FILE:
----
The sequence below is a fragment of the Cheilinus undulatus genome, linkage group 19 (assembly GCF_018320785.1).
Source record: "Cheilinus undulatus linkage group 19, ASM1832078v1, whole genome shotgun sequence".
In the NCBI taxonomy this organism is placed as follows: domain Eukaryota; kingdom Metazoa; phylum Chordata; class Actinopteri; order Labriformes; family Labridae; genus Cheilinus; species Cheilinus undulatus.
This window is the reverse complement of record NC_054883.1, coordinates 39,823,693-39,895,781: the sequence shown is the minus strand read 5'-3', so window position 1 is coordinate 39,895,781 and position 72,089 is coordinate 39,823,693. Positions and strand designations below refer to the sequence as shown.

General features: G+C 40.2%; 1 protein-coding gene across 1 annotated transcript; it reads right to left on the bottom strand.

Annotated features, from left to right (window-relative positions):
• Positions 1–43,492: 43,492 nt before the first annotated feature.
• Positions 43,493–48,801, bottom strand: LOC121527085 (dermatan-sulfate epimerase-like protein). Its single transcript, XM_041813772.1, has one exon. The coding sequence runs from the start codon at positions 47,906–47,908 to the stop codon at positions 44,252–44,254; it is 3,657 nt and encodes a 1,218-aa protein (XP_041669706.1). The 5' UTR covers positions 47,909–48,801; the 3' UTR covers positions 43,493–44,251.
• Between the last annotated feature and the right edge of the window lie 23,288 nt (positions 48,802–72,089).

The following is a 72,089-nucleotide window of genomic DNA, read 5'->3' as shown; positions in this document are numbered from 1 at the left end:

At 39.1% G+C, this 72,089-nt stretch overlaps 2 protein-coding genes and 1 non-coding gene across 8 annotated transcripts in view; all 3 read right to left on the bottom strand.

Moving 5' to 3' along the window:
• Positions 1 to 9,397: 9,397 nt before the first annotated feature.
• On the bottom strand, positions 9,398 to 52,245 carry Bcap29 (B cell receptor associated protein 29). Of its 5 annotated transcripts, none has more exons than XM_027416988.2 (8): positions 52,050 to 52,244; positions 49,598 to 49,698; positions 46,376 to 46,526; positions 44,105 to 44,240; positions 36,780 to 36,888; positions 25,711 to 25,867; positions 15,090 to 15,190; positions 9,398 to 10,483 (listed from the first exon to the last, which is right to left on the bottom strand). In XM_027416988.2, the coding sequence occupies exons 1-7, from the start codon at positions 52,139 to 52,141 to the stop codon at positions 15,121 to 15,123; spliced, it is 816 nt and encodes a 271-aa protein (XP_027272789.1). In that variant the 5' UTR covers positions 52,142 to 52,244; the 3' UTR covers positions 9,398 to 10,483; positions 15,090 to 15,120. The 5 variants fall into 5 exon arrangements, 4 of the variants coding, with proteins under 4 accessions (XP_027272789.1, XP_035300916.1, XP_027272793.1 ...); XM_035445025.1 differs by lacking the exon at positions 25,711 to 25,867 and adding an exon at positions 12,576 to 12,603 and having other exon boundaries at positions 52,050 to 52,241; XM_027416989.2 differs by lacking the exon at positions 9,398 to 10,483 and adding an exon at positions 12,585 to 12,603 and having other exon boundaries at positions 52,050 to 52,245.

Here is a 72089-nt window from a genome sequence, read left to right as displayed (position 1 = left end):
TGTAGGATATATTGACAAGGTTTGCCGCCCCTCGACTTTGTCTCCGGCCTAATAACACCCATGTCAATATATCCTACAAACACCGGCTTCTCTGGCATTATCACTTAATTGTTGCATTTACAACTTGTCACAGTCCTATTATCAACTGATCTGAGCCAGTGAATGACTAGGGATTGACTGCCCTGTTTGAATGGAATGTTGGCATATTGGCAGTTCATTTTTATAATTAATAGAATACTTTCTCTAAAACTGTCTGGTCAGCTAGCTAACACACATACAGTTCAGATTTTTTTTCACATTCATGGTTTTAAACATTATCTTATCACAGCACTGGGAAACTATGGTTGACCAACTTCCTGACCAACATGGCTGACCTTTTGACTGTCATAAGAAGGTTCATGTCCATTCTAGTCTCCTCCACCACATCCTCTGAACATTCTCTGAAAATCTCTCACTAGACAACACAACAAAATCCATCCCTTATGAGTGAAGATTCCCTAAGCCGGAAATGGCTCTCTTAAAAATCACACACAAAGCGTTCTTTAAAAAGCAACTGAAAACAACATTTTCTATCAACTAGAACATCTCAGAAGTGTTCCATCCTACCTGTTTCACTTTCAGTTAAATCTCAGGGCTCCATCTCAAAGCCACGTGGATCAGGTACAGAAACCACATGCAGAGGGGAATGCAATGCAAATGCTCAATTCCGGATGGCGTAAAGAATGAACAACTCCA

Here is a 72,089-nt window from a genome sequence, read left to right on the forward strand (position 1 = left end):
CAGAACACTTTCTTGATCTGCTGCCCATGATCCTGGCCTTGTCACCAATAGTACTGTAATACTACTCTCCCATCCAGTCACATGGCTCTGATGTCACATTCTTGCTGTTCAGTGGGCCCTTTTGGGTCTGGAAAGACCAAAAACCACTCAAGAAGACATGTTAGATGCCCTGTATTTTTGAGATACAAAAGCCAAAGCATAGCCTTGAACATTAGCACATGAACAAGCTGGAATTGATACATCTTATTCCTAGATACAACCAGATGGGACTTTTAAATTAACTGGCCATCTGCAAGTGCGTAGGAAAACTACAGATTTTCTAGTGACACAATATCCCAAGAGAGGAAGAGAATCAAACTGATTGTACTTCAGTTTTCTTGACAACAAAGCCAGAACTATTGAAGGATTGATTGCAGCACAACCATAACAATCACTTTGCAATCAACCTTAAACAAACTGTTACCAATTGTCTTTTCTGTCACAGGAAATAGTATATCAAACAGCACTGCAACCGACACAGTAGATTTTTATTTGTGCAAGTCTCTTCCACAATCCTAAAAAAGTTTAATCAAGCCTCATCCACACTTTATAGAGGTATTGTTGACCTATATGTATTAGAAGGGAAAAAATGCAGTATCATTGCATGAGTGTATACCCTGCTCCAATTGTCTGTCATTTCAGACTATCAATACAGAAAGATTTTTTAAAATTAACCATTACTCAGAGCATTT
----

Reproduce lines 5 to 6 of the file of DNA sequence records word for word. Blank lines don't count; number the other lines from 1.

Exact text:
General features: G+C 40.2%; 1 protein-coding gene across 1 annotated transcript; it reads right to left on the bottom strand.

Annotated features, from left to right (window-relative positions):